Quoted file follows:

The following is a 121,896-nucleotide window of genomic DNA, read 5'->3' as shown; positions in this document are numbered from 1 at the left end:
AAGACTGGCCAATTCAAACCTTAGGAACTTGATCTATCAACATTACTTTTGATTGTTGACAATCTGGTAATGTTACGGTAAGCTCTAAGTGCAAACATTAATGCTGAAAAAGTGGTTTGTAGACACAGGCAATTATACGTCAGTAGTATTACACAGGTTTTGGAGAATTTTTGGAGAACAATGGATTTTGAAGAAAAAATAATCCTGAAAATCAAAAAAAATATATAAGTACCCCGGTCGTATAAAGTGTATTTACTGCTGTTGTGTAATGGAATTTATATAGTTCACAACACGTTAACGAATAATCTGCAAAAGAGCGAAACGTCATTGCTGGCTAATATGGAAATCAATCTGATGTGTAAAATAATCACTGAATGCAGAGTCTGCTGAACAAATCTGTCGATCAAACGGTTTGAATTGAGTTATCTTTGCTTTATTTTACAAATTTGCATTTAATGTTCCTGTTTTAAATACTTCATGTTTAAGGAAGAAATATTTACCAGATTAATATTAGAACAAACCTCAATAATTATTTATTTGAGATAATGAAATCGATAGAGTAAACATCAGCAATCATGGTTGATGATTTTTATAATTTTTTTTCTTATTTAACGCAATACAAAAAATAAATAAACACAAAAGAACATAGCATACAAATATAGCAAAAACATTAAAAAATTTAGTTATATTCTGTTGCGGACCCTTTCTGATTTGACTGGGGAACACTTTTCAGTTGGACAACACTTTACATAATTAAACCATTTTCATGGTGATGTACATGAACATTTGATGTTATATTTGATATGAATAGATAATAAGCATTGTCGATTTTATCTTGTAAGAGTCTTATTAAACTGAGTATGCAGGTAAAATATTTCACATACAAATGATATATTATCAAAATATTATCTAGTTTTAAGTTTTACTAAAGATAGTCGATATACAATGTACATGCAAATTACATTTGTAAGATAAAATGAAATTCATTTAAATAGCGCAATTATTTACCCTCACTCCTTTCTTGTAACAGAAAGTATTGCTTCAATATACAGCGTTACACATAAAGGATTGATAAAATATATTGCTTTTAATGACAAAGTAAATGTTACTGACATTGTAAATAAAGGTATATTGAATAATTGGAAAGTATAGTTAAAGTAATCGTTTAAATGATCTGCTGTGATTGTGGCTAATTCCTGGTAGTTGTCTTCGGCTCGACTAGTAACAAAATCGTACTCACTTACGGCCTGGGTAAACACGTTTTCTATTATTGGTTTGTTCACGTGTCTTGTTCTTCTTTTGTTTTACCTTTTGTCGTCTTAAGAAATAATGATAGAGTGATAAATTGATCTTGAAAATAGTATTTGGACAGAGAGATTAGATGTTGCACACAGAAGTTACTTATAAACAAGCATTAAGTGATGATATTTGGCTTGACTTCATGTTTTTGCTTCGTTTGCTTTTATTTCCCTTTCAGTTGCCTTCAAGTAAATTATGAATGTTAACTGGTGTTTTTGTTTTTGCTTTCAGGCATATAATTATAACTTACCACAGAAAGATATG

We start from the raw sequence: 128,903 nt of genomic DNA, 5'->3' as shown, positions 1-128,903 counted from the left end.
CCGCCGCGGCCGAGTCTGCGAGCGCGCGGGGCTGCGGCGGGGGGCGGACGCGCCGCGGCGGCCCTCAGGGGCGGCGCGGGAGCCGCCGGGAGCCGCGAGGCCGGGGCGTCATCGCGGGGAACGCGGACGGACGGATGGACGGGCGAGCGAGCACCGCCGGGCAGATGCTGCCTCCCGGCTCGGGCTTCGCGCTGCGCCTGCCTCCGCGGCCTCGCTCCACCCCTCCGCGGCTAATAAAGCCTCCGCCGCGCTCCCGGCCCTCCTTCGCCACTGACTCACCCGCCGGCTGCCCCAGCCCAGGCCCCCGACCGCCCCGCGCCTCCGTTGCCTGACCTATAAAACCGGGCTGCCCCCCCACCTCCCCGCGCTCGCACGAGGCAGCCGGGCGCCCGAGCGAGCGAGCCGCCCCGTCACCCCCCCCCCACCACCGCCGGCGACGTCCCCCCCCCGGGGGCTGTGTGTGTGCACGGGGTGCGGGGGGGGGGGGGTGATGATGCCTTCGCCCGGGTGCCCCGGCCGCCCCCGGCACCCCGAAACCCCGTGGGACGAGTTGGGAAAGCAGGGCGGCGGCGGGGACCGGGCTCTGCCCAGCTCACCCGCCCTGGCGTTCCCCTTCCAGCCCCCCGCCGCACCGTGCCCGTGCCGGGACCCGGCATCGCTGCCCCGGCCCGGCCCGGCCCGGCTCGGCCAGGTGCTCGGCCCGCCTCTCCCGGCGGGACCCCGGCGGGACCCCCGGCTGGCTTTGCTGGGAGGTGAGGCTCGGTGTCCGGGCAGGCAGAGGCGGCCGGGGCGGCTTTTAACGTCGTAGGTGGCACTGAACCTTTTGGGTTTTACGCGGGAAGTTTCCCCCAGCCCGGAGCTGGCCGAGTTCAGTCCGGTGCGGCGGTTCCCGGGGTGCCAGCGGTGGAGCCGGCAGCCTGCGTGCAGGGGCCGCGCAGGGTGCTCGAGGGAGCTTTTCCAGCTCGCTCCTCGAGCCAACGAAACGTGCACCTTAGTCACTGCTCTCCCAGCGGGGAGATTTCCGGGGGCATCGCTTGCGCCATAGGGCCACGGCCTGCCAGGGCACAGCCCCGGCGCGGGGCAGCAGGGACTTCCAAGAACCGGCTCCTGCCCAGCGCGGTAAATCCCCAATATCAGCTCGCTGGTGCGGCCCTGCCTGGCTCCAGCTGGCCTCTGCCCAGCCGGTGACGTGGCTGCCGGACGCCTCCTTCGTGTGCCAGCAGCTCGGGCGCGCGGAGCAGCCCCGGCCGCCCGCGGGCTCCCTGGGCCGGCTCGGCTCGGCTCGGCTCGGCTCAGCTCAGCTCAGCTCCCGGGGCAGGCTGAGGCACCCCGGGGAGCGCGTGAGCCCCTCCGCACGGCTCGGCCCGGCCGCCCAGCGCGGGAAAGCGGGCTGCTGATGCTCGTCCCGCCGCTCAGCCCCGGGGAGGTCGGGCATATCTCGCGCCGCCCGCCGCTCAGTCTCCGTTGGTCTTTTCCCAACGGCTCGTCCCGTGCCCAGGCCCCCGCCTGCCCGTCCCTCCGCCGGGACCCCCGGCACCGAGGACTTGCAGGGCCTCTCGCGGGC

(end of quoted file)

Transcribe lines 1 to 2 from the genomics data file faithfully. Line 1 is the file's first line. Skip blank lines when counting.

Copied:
The following is a 121,896-nucleotide window of genomic DNA, read 5'->3' as shown; positions in this document are numbered from 1 at the left end:
AAGACTGGCCAATTCAAACCTTAGGAACTTGATCTATCAACATTACTTTTGATTGTTGACAATCTGGTAATGTTACGGTAAGCTCTAAGTGCAAACATTAATGCTGAAAAAGTGGTTTGTAGACACAGGCAATTATACGTCAGTAGTATTACACAGGTTTTGGAGAATTTTTGGAGAACAATGGATTTTGAAGAAAAAATAATCCTGAAAATCAAAAAAAATATATAAGTACCCCGGTCGTATAAAGTGTATTTACTGCTGTTGTGTAATGGAATTTATATAGTTCACAACACGTTAACGAATAATCTGCAAAAGAGCGAAACGTCATTGCTGGCTAATATGGAAATCAATCTGATGTGTAAAATAATCACTGAATGCAGAGTCTGCTGAACAAATCTGTCGATCAAACGGTTTGAATTGAGTTATCTTTGCTTTATTTTACAAATTTGCATTTAATGTTCCTGTTTTAAATACTTCATGTTTAAGGAAGAAATATTTACCAGATTAATATTAGAACAAACCTCAATAATTATTTATTTGAGATAATGAAATCGATAGAGTAAACATCAGCAATCATGGTTGATGATTTTTATAATTTTTTTTCTTATTTAACGCAATACAAAAAATAAATAAACACAAAAGAACATAGCATACAAATATAGCAAAAACATTAAAAAATTTAGTTATATTCTGTTGCGGACCCTTTCTGATTTGACTGGGGAACACTTTTCAGTTGGACAACACTTTACATAATTAAACCATTTTCATGGTGATGTACATGAACATTTGATGTTATATTTGATATGAATAGATAATAAGCATTGTCGATTTTATCTTGTAAGAGTCTTATTAAACTGAGTATGCAGGTAAAATATTTCACATACAAATGATATATTATCAAAATATTATCTAGTTTTAAGTTTTACTAAAGATAGTCGATATACAATGTACATGCAAATTACATTTGTAAGATAAAATGAAATTCATTTAAATAGCGCAATTATTTACCCTCACTCCTTTCTTGTAACAGAAAGTATTGCTTCAATATACAGCGTTACACATAAAGGATTGATAAAATATATTGCTTTTAATGACAAAGTAAATGTTACTGACATTGTAAATAAAGGTATATTGAATAATTGGAAAGTATAGTTAAAGTAATCGTTTAAATGATCTGCTGTGATTGTGGCTAATTCCTGGTAGTTGTCTTCGGCTCGACTAGTAACAAAATCGTACTCACTTACGGCCTGGGTAAACACGTTTTCTATTATTGGTTTGTTCACGTGTCTTGTTCTTCTTTTGTTTTACCTTTTGTCGTCTTAAGAAATAATGATAGAGTGATAAATTGATCTTGAAAATAGTATTTGGACAGAGAGATTAGATGTTGCACACAGAAGTTACTTATAAACAAGCATTAAGTGATGATATTTGGCTTGACTTCATGTTTTTGCTTCGTTTGCTTTTATTTCCCTTTCAGTTGCCTTCAAGTAAATTATGAATGTTAACTGGTGTTTTTGTTTTTGCTTTCAGGCATATAATTATAACTTACCACAGAAAGATATG